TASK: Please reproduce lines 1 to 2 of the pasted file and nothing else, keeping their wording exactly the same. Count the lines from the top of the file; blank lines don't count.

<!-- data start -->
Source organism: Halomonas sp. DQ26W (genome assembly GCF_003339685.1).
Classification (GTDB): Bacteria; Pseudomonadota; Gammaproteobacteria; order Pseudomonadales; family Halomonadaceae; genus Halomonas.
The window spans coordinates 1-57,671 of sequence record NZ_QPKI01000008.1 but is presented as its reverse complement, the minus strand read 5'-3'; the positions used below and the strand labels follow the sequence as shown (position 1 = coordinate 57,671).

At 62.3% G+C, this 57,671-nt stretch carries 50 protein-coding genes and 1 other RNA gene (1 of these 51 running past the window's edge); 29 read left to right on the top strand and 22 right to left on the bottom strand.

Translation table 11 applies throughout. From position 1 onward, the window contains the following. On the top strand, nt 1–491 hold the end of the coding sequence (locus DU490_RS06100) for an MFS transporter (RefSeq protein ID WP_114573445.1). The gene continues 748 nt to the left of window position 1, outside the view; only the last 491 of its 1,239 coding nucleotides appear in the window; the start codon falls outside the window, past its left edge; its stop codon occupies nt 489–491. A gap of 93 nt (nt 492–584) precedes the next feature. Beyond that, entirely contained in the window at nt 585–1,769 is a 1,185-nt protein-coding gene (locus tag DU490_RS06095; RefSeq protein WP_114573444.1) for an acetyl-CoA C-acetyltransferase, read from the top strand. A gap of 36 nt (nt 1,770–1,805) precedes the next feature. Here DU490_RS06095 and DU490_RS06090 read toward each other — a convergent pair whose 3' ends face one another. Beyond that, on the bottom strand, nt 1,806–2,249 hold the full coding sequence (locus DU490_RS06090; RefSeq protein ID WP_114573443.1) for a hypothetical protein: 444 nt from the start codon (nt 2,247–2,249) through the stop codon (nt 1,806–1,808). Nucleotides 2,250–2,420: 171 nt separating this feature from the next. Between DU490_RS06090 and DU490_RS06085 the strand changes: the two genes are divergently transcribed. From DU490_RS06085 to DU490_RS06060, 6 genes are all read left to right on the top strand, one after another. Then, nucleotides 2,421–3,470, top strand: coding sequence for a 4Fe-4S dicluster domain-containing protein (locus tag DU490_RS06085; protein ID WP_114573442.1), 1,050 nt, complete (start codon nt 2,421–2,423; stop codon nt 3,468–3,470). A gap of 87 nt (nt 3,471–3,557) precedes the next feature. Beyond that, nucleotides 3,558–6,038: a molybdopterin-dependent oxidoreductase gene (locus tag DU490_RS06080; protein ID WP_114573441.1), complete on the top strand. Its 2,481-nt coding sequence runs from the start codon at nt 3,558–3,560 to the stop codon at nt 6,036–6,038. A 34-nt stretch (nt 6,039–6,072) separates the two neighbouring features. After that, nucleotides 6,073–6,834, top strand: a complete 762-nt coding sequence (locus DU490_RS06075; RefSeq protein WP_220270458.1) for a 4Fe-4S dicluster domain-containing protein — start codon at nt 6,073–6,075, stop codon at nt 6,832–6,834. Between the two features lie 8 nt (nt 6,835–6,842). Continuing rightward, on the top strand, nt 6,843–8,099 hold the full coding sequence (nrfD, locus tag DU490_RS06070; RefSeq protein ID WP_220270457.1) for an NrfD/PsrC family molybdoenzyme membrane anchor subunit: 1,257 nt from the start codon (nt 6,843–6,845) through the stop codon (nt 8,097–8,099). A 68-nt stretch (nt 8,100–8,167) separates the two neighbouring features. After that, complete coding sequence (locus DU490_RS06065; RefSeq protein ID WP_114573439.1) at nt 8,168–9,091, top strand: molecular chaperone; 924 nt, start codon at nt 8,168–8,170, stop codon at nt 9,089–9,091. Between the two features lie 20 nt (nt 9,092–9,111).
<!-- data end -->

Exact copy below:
Source organism: Halomonas sp. DQ26W (genome assembly GCF_003339685.1).
Classification (GTDB): Bacteria; Pseudomonadota; Gammaproteobacteria; order Pseudomonadales; family Halomonadaceae; genus Halomonas.